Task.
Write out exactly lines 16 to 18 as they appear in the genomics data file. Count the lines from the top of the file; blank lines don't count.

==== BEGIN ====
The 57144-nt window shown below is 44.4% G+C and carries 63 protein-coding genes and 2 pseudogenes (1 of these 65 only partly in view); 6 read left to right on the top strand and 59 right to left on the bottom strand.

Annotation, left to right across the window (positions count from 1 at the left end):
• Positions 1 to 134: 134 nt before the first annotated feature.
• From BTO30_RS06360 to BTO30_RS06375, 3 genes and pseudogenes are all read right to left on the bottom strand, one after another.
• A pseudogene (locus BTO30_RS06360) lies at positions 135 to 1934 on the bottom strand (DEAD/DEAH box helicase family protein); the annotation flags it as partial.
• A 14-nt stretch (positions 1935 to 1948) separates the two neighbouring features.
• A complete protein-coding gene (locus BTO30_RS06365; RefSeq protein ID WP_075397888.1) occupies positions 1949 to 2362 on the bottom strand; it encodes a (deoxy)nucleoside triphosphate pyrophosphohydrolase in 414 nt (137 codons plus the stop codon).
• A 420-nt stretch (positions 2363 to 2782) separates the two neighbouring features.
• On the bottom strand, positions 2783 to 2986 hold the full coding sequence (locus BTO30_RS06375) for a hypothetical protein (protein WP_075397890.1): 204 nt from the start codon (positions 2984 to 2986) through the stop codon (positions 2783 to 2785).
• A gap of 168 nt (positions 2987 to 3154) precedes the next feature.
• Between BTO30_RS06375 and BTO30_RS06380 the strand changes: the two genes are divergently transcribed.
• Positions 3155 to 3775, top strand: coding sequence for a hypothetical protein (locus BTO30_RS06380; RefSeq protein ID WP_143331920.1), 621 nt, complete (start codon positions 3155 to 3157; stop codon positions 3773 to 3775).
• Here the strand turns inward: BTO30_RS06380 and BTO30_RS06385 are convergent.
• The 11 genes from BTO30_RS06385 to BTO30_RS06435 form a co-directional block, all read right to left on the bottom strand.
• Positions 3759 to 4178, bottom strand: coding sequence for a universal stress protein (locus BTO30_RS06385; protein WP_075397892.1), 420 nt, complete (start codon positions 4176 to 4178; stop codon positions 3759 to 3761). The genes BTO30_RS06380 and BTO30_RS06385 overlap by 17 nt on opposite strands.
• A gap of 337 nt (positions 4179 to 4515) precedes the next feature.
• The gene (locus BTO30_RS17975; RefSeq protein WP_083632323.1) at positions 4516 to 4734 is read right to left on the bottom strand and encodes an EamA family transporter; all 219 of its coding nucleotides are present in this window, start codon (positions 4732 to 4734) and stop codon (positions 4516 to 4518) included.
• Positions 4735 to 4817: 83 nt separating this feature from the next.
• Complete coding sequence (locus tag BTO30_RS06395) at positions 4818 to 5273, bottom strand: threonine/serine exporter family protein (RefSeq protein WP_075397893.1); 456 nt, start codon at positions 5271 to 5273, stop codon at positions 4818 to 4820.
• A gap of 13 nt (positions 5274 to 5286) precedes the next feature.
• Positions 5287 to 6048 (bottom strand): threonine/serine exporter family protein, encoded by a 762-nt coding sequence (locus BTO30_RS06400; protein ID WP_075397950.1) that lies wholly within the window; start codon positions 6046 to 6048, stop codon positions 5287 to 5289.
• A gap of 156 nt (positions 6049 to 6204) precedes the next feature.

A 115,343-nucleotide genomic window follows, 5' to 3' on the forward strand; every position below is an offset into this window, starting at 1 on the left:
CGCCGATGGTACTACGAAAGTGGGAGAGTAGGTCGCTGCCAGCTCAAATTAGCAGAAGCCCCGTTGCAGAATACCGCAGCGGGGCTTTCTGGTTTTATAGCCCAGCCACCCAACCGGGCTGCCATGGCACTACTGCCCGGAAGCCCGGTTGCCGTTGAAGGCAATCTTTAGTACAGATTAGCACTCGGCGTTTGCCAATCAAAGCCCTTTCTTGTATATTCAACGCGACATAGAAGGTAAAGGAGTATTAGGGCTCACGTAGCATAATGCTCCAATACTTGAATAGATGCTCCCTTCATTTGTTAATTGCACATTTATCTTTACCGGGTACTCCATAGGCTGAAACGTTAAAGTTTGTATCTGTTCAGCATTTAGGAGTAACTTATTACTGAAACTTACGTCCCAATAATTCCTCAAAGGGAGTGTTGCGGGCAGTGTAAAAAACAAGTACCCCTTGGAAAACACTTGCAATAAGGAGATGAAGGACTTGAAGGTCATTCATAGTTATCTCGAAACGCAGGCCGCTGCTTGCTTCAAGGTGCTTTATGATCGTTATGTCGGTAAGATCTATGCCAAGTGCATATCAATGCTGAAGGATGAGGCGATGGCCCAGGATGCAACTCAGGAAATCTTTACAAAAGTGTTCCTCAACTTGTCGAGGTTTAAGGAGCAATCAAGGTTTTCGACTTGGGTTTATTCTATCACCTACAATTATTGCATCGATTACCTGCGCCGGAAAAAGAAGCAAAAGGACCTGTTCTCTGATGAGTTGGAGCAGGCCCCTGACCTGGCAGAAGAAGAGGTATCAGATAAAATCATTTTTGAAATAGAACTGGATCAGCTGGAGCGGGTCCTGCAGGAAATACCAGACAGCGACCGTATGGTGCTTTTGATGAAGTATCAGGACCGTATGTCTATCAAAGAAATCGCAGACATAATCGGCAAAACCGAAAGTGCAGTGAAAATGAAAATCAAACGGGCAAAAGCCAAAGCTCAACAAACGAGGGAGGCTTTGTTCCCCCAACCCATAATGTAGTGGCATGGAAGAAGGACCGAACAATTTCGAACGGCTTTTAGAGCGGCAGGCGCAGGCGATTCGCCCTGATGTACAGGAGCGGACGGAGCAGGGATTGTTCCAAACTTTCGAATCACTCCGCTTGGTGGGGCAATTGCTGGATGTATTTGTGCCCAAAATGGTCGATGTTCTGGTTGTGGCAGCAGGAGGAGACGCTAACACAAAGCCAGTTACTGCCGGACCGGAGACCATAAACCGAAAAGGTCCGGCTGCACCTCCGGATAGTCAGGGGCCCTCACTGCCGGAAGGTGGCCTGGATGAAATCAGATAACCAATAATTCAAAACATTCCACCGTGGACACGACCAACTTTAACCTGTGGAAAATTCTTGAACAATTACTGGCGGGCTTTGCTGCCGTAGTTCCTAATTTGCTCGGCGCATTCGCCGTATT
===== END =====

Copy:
• A gap of 337 nt (positions 4179 to 4515) precedes the next feature.
• The gene (locus BTO30_RS17975; RefSeq protein WP_083632323.1) at positions 4516 to 4734 is read right to left on the bottom strand and encodes an EamA family transporter; all 219 of its coding nucleotides are present in this window, start codon (positions 4732 to 4734) and stop codon (positions 4516 to 4518) included.
• Positions 4735 to 4817: 83 nt separating this feature from the next.